Pandemic-hit Shanghai, China’s financial hub, unveiled more post-lockdown plans on Thursday as it moves towards a return to normalcy, but a country-wide economic recovery is still a distance away, heightening a sense of urgency for more support.
Shanghai, set to officially emerge from a lockdown on June 1, has been cautiously easing COVID-19 curbs, allowing more of its population to venture out and putting more cars and vehicles back on its once busy streets.
Officials in the city said on Thursday that students in junior and senior high school can return to offline classes from June 6, following word earlier in the week that shopping malls and department stores will be allowed to reopen, although in batches, from June 1.
The city of 25 million people reported on Thursday that it had 338 new locally transmitted infections for May 25, the lowest since mid-March and a far cry from tens of thousands at the peak of its outbreak in April.
China’s biggest city by economic output has suffered due to the lockdown imposed in early April. Other cities not under lockdown but still hit by stringent COVID measures, including the capital Beijing, have also struggled to keep their local economies upright.
Offering a grim view of the world’s second-biggest economy, Premier Li Keqiang said on Wednesday that economic difficulties in some aspects were even bigger than in 2020 when the country was first hit by the COVID-19 outbreak.
Many private-sector economists expect gross domestic product to contract in April-June from a year earlier versus the first quarter’s 4.8% growth.
China will strive to achieve “reasonable” GDP growth in the second quarter, Li told thousands of government officials across China in an online conference.
“While there are not many new measures being announced from this conference, the nature and scale of this conference is quite unusual,” Goldman Sachs wrote in a note.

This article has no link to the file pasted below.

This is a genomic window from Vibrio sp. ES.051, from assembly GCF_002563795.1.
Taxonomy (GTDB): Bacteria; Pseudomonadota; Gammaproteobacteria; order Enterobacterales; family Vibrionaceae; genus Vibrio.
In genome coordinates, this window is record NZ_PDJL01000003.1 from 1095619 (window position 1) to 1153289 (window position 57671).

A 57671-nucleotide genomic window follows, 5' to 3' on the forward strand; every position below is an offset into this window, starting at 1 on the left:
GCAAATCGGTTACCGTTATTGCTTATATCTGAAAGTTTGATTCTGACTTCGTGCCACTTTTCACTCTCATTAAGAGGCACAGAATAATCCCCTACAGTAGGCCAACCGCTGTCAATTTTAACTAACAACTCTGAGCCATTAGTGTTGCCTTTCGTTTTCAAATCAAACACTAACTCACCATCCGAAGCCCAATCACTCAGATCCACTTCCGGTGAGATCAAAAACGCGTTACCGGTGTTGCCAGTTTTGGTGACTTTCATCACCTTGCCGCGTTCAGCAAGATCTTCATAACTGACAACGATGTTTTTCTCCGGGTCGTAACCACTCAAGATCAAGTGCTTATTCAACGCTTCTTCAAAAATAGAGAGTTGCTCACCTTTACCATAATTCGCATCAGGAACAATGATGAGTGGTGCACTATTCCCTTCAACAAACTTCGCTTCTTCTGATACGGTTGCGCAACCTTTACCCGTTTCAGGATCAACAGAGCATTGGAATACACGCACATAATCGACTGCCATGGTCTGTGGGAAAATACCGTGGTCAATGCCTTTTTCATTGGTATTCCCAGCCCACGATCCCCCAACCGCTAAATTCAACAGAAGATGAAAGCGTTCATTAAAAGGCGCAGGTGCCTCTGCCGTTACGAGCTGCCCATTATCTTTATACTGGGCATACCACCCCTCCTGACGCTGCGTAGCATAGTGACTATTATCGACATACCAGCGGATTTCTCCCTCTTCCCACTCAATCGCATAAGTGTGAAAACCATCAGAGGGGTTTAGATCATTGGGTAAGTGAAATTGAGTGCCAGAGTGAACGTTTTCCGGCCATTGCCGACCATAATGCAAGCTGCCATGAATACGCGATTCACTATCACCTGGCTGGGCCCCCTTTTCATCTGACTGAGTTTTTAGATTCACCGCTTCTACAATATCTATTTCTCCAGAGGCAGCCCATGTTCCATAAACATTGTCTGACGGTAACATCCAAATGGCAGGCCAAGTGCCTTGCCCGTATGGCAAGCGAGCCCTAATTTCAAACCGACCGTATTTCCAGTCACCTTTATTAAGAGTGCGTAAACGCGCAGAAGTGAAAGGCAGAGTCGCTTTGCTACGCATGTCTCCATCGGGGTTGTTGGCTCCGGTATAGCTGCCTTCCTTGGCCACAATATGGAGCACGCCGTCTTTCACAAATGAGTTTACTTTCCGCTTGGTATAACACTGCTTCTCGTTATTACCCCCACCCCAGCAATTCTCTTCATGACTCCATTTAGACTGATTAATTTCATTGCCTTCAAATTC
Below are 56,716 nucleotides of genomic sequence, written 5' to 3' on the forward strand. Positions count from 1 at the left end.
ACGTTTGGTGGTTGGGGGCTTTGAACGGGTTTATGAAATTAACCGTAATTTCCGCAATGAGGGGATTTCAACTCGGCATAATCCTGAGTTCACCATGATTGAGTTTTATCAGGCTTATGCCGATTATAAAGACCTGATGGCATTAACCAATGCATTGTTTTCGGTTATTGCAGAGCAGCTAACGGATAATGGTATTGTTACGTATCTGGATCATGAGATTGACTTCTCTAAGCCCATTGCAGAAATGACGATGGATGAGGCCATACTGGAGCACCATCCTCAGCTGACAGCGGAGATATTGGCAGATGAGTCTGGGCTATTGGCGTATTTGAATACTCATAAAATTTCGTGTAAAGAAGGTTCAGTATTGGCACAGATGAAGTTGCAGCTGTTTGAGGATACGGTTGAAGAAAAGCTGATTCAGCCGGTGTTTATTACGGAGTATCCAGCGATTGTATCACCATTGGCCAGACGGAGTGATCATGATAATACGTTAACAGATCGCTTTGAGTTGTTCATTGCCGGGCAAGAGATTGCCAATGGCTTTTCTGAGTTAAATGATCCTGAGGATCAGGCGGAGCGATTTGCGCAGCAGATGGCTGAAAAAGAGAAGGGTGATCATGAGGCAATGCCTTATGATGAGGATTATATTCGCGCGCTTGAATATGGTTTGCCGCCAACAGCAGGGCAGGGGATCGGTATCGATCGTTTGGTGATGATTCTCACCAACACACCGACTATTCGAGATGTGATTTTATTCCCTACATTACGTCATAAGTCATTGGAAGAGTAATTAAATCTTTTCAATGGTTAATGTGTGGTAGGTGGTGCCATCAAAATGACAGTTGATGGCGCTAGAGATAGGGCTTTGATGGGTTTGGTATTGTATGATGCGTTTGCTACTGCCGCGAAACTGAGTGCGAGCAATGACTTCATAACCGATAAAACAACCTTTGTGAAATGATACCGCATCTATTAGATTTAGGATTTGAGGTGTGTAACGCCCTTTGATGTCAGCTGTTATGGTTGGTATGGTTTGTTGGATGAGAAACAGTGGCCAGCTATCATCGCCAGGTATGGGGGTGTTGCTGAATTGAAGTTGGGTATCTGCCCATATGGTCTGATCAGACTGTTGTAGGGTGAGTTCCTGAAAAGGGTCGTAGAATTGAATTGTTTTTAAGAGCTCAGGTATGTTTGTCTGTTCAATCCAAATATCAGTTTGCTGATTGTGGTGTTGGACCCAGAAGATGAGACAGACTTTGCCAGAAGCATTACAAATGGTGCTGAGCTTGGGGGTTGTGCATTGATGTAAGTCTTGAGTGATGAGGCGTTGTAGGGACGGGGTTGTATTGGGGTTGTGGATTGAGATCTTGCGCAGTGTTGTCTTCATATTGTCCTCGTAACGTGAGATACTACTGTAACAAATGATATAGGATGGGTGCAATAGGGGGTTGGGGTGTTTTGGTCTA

“Chinese policymakers are in greater urgency to support the economy after the very weak activity growth in April, anaemic recovery month-to-date in May, and continued increases in unemployment rates.”
BOOSTING THE ECONOMY
The central bank said on Thursday it would promote more credit for smaller firms and urged financial institutions to prioritise lending to central and western regions, as well as areas and sectors hammered by COVID outbreaks.
The finance ministry also said on Thursday it would offer subsidies to Chinese airlines from May 21 to July 20 to help them weather the coronavirus-induced downturn and higher oil prices.
Domestic air traffic has plummeted because of lockdowns in Shanghai and surrounding cities. Shanghai-based China Eastern 600115.SS said passenger numbers sank 90.7% in April from a year earlier.
Offering a glimmer of hope, the China Passenger Car Association said on Thursday that national vehicle sales rose 34% in the first three weeks of May compared with the corresponding period in April.
But, with measures to control COVID outbreaks depressing incomes, the sales volume was 16% still lower than 12 months earlier, the industry association cautioned.
Road freight transportation and express delivery from distribution centres last week were both stronger than a month earlier but still down sharply on year, Nomura Global Economics said.
“As long as China does not relax its COVID policy, any other policy measures are of little value right now,” said an automotive fastener factory owner surnamed Zheng in the eastern province of Zhejiang.
“Everybody has little confidence or enthusiasm to invest now.”